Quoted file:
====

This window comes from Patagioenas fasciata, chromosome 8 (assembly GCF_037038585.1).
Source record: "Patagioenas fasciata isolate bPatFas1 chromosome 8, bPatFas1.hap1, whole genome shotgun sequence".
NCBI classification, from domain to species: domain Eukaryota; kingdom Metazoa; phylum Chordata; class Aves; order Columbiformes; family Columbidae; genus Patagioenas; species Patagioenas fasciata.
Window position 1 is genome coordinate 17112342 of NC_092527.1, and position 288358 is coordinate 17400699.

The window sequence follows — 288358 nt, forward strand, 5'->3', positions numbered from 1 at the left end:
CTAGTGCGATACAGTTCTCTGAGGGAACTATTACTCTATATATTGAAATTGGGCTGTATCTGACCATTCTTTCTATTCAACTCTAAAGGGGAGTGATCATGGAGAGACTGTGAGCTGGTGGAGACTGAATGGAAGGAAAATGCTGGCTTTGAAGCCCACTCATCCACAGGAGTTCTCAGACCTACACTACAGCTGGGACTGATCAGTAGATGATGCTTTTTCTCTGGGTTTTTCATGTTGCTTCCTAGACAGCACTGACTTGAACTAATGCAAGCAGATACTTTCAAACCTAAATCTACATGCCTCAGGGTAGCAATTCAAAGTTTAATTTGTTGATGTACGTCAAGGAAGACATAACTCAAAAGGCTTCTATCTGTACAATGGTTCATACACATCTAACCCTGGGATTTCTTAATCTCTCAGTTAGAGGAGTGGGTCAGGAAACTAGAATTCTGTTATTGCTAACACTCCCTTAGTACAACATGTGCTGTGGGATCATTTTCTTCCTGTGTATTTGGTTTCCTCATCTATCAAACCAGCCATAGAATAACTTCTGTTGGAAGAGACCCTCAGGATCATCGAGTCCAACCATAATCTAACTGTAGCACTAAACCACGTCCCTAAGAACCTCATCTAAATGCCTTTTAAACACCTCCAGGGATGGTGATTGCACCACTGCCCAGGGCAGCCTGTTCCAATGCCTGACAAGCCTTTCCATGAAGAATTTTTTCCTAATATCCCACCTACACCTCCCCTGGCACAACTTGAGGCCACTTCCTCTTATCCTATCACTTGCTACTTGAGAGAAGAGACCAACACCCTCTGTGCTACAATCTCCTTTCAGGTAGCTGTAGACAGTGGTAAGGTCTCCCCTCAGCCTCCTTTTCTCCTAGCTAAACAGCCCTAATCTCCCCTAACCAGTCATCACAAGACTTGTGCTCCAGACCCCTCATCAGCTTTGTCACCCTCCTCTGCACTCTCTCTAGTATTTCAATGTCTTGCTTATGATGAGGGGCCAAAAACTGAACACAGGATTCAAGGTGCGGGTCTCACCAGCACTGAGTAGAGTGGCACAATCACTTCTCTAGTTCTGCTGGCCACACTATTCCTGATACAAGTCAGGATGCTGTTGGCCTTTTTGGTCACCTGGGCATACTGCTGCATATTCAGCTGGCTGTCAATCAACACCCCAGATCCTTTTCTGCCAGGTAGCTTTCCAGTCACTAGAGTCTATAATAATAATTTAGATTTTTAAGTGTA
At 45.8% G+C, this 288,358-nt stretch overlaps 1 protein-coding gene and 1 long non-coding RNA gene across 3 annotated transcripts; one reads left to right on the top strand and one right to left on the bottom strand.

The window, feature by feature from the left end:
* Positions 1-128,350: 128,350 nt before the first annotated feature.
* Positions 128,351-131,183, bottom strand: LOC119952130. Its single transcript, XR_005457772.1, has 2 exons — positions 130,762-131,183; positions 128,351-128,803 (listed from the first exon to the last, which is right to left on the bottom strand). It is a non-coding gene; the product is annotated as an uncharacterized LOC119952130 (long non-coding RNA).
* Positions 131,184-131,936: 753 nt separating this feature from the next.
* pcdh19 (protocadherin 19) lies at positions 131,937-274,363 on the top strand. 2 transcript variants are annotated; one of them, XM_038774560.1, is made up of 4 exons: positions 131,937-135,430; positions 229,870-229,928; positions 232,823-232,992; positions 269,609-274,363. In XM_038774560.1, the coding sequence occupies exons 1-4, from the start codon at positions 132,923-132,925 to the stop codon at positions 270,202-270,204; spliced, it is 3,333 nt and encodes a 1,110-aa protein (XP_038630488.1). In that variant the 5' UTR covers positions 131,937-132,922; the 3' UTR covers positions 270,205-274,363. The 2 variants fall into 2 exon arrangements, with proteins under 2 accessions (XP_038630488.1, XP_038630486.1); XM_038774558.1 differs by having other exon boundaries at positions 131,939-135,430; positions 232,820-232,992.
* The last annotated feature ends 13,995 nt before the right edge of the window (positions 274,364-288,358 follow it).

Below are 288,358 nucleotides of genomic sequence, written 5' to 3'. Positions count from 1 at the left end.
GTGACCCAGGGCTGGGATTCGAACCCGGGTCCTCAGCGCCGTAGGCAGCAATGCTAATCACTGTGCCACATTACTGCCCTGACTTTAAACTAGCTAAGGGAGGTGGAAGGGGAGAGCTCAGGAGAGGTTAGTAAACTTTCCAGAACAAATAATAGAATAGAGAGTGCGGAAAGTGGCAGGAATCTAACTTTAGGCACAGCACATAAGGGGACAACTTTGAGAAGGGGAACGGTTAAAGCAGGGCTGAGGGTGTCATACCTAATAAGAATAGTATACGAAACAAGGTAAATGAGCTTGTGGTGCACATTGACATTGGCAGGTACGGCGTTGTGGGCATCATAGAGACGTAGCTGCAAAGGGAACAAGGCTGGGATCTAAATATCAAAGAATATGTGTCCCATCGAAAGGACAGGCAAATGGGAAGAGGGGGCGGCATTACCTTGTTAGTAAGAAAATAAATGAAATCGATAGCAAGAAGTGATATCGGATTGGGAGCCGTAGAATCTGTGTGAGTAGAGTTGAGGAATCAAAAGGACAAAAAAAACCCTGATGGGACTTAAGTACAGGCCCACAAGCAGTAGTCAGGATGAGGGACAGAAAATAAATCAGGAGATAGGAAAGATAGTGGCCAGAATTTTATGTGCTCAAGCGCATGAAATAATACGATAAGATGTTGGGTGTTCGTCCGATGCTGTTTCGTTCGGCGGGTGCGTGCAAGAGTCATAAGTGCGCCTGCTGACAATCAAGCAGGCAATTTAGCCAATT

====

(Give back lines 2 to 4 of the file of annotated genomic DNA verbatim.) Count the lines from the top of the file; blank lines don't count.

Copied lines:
Source record: "Patagioenas fasciata isolate bPatFas1 chromosome 8, bPatFas1.hap1, whole genome shotgun sequence".
NCBI classification, from domain to species: domain Eukaryota; kingdom Metazoa; phylum Chordata; class Aves; order Columbiformes; family Columbidae; genus Patagioenas; species Patagioenas fasciata.
Window position 1 is genome coordinate 17112342 of NC_092527.1, and position 288358 is coordinate 17400699.